My speech from the dock

An Irishman’s Diary about Robert Emmet and public speaking

‘For a fleeting moment, I thought about making a run for it. But then I felt the ghost of Robert Emmet at my side. Or maybe it was the physical presence of Philip Emmet, a living descendant (via Robert’s brother Thomas) who was there to lay the wreath.’ Image:  Hulton Archive/Getty Images

‘For a fleeting moment, I thought about making a run for it. But then I felt the ghost of Robert Emmet at my side. Or maybe it was the physical presence of Philip Emmet, a living descendant (via Robert’s brother Thomas) who was there to lay the wreath.’ Image: Hulton Archive/Getty Images

Wed, Sep 25, 2013, 01:00

On Culture Night, I had to give a talk at St Catherine’s Church in Dublin. And as usual, half an hour beforehand, I was in a panic: ironing a shirt with one hand while still jotting down notes with the other. Also as usual, I was rueing acceptance of the invitation. Never again, I lied to the pale reflection looking back at me from the mirror.

During the short walk to Thomas Street, I was tempted – again, it’s a standard emotion prior to public speaking engagements – to liken myself to a condemned man. Except that, here, the comparison was in bad taste. This is because the reason for my talk (Culture Night being only a coincidence) was the anniversary of Robert Emmet’s execution, for which St Catherine’s had been the backdrop.

The Emmet Society marks the date every year by laying a wreath at the spot and then repairing inside the church where a guest speaks on a historical theme. It doesn’t have to be about Emmet, I was told. In fact, something different from the usual would be welcome.

So I had opted to discuss an event from the generation after Emmet: the infamous Wild Goose Lodge massacre of 1816. And in truth, I was quite confident about the choice. It was a dramatic, if grim, story. It was also a subject with which I was very familiar – having grown up near the site – whereas the audience wouldn’t be. Besides, I had fortified myself with Terence Dooley’s excellent 2007 book on the subject.

All told, I had less reason than usual to worry about a speech. On the contrary, as I passed Guinness’s Brewery, I was beginning to feel almost relaxed. Mentally rehearsing the tale, I could imagine my audience spellbound at the climax, the deepening silence of the old church broken only a standing ovation at the end.

Then I arrived at St Catherine’s and, as if it had been an effect of inhalations from the brewery, all confidence suddenly deserted me.

First I learned that I wouldn’t be speaking in the church, after all. Due to some bureaucratic misunderstanding, the church was unavailable. Instead the entire event, including my talk, would now happen outside, at what was – among other things – one of the noisiest traffic junctions in Dublin.

Already a local theatre company, presenting scenes from their show The Robert Emmet Experience, was struggling to be heard over the cacophony. Then, as I waited my turn, shuffling notes and fretting, a car-full of gougers turned the corner into the Liberties and one passenger wound down the window to shout encouragement. “Sad bastards!” he quipped, cheerfully.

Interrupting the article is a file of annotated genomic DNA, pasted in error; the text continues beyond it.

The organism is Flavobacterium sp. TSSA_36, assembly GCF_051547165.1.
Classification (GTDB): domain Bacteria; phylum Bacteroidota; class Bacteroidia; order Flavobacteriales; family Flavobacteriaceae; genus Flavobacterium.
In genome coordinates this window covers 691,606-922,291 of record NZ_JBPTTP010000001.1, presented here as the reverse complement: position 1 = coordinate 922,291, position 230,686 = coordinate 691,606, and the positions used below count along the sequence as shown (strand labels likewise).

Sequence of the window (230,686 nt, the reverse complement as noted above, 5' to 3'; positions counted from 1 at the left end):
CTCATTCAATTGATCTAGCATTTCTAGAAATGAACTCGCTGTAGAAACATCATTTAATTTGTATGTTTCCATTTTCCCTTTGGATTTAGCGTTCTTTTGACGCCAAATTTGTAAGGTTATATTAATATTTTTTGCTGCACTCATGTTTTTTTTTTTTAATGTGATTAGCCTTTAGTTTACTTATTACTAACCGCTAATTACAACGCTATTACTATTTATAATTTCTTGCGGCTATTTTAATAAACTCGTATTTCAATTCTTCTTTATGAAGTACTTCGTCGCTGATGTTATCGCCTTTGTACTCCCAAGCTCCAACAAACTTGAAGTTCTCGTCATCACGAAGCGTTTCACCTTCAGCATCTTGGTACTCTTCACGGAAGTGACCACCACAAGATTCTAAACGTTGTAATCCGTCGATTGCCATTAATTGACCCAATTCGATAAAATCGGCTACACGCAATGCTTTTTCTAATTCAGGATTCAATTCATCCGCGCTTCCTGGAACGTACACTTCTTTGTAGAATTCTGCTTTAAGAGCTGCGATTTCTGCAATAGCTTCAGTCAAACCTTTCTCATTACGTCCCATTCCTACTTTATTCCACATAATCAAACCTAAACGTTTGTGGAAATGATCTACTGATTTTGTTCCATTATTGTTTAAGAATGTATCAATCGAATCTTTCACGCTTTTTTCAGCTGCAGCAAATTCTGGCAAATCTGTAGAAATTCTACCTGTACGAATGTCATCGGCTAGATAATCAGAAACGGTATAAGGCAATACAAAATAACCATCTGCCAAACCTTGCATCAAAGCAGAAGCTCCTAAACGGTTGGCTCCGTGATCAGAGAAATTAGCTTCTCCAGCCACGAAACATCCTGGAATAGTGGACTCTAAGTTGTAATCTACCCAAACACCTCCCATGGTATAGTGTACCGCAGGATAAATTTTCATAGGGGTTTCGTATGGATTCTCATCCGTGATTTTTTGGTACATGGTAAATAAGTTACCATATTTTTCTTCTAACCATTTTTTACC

My heart was sinking, fast. It sank further when I heard myself introduced on the mobile PA system. The loudspeaker would have been more than adequate for the church’s interior, but it was overwhelmed by the traffic. And that was before – naturally – a shop alarm across the street chose this moment to go off. Oh God, I thought.

I remembered it was Culture Night and that there were a hundred things more interesting than me happening within five minutes’ walk. Whatever chances I had of holding the audience’s attention indoors (maybe we could have locked the church), there was none here. I imagined delivering the climax of my talk to an empty footpath. Or worse, to the car-full of gougers, returning to critique my performance.

For a fleeting moment, I thought about making a run for it. But then I felt the ghost of Robert Emmet at my side. Or maybe it was the physical presence of Philip Emmet, a living descendant (via Robert’s brother Thomas) who was there to lay the wreath.

Either way, I recalled that, although the famous speech of 1803 was made in a courthouse, it too had to compete with interruptions – mostly from that notorious gouger, chief justice Norbury. Despite which, the condemned man’s words had been heard around the world, inspiring Abraham Lincoln and countless others.

And of course, the struggle to make himself heard was only the beginning of Emmet’s ordeal. At least I knew I’d be going home afterwards. So, shamed to courage, I abandoned my notes, urged the audience closer, and delivered my talk off the cuff.

It’s a tribute to the fortitude of Emmet admirers that they were all still there at the end. Or if any of them sneaked off early, at least they were gratifyingly discreet about it. And I don’t know about the listeners, but after a few minutes I no longer noticed the background noise. Indeed it was only after the talk I realised the shop alarm had at some point stopped, although I’m not for a moment suggesting it was my eloquence that silenced it.

fmcnally@irishtimes.com

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